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dc.contributor.authorMühleisen, Thomas W
dc.contributor.authorReinbold, Céline S
dc.contributor.authorForstner, Andreas J
dc.contributor.authorAbramova, Lilia I
dc.contributor.authorAlda, Martin
dc.contributor.authorBabadjanova, Gulja
dc.contributor.authorBauer, Michael
dc.contributor.authorBrennan, Paul
dc.contributor.authorChuchalin, Alexander
dc.contributor.authorCruceanu, Cristiana
dc.contributor.authorCzerski, Piotr M
dc.contributor.authorDegenhardt, Franziska
dc.contributor.authorFischer, Sascha B
dc.contributor.authorFullerton, Janice M
dc.contributor.authorGordon, Scott D
dc.contributor.authorGrigoroiu-Serbanescu, Maria
dc.contributor.authorGrof, Paul
dc.contributor.authorHauser, Joanna
dc.contributor.authorHautzinger, Martin
dc.contributor.authorHerms, Stefan
dc.contributor.authorHoffmann, Per
dc.contributor.authorKammerer-Ciernioch, Jutta
dc.contributor.authorKhusnutdinova, Elza
dc.contributor.authorKogevinas, Manolis
dc.contributor.authorKrasnov, Valery
dc.contributor.authorLacour, André
dc.contributor.authorLaprise, Catherine
dc.contributor.authorLeber, Markus
dc.contributor.authorLissowska, Jolanta
dc.contributor.authorLucae, Susanne
dc.contributor.authorMaaser, Anna
dc.contributor.authorMaier, Wolfgang
dc.contributor.authorMartin, Nicholas G
dc.contributor.authorMattheisen, Manuel
dc.contributor.authorMayoral, Fermin
dc.contributor.authorMcKay, James D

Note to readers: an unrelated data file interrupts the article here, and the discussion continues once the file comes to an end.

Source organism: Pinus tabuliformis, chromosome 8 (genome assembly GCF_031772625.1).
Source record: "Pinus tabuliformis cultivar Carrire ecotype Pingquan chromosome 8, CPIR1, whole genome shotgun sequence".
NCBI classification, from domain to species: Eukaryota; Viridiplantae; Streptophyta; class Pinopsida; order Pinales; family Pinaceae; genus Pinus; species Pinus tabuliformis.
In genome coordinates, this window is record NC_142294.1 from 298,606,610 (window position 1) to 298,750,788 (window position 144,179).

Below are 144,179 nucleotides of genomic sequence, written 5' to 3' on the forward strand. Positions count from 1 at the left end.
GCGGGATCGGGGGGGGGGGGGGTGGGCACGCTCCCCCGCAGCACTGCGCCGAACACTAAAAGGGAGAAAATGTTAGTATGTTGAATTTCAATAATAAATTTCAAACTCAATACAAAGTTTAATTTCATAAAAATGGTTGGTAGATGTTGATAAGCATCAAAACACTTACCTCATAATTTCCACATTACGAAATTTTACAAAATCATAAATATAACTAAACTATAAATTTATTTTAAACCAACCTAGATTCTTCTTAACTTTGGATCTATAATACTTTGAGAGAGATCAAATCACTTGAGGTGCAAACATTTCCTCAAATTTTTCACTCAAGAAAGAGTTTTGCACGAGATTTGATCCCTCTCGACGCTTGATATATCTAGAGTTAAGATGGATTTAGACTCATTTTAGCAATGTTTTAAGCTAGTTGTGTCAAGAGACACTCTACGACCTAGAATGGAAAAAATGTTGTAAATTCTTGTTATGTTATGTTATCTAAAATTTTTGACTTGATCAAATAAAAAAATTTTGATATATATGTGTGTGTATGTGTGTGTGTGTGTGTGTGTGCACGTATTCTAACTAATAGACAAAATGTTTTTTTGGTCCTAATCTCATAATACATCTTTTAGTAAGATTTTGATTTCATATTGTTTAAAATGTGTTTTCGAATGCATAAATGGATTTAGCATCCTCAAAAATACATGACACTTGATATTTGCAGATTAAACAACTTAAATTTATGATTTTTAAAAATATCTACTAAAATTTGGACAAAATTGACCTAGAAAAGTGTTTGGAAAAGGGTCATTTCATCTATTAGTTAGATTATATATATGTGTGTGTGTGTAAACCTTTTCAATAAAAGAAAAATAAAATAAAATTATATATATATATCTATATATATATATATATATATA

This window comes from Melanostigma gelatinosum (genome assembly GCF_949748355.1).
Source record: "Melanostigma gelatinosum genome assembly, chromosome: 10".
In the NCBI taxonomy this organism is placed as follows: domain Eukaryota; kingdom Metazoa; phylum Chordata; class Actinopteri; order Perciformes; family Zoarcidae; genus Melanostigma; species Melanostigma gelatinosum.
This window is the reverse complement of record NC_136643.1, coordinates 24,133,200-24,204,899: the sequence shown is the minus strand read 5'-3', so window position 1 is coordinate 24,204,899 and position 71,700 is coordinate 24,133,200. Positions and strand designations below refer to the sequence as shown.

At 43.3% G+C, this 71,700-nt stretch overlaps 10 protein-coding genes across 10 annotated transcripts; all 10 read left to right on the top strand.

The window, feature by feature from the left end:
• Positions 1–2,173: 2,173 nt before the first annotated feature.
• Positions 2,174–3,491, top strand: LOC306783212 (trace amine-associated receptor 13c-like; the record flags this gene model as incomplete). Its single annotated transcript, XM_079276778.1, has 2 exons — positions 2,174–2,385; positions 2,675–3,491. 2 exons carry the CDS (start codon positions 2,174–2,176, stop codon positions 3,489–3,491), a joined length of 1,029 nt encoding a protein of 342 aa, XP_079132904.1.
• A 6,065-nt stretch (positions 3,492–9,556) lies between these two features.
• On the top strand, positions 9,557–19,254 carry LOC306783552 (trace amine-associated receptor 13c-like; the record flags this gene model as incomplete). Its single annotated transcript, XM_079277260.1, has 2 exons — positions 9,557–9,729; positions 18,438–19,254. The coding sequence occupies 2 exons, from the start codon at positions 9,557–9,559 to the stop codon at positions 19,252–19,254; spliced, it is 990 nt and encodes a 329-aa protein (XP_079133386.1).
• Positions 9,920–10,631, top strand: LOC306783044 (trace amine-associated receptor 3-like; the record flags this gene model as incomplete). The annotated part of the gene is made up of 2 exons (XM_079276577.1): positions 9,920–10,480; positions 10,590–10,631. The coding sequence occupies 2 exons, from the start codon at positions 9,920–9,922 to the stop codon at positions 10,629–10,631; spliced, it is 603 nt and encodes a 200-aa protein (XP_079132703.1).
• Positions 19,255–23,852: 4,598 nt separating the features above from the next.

dc.contributor.authorMedland, Sarah E
dc.contributor.authorMitchell, Philip B
dc.contributor.authorMoebus, Susanne
dc.contributor.authorMontgomery, Grant W
dc.contributor.authorMüller-Myhsok, Bertram
dc.contributor.authorOruc, Lilijana
dc.contributor.authorPantelejeva, Galina
dc.contributor.authorPfennig, Andrea
dc.contributor.authorPojskic, Lejla
dc.contributor.authorPolonikov, Alexey
dc.contributor.authorReif, Andreas
dc.contributor.authorRivas, Fabio
dc.contributor.authorRouleau, Guy A
dc.contributor.authorSchenk, Lorena M
dc.contributor.authorSchofield, Peter R
dc.contributor.authorSchwarz, Markus
dc.contributor.authorStreit, Fabian
dc.contributor.authorStrohmaier, Jana
dc.contributor.authorSzeszenia-Dabrowska, Neonila
dc.contributor.authorTiganov, Alexander S
dc.contributor.authorTreutlein, Jens
dc.contributor.authorTurecki, Gustavo
dc.contributor.authorVedder, Helmut
dc.contributor.authorWitt, Stephanie H
dc.contributor.authorSchulze, Thomas G
dc.contributor.authorRietschel, Marcella
dc.contributor.authorNöthen, Markus M
dc.contributor.authorCichon, Sven
dc.date.accessioned2018-12-04T09:13:18Z
dc.date.available2018-12-04T09:13:18Z
dc.date.issued2018
dc.identifier.citationJ Affect Disord 2018, 228:20-25en
dc.identifier.issn1573-2517
dc.identifier.pmid29197740
dc.identifier.doi10.1016/j.jad.2017.11.068
dc.identifier.urihttp://hdl.handle.net/10146/618227
dc.description.abstractBipolar disorder (BD) is a common and highly heritable disorder of mood. Genome-wide association studies (GWAS) have identified several independent susceptibility loci. In order to extract more biological information from GWAS data, multi-locus approaches represent powerful tools since they utilize knowledge about biological processes to integrate functional sets of genes at strongly to moderately associated loci.
dc.description.abstractWe conducted gene set enrichment analyses (GSEA) using 2.3 million single-nucleotide polymorphisms, 397 Reactome pathways and 24,025 patients with BD and controls. RNA expression of implicated individual genes and gene sets were examined in post-mortem brains across lifespan.
dc.description.abstractTwo pathways showed a significant enrichment after correction for multiple comparisons in the GSEA: GRB2 events in ERBB2 signaling, for which 6 of 21 genes were BD associated (PFDR = 0.0377), and NCAM signaling for neurite out-growth, for which 11 out of 62 genes were BD associated (PFDR = 0.0451). Most pathway genes showed peaks of RNA co-expression during fetal development and infancy and mapped to neocortical areas and parts of the limbic system.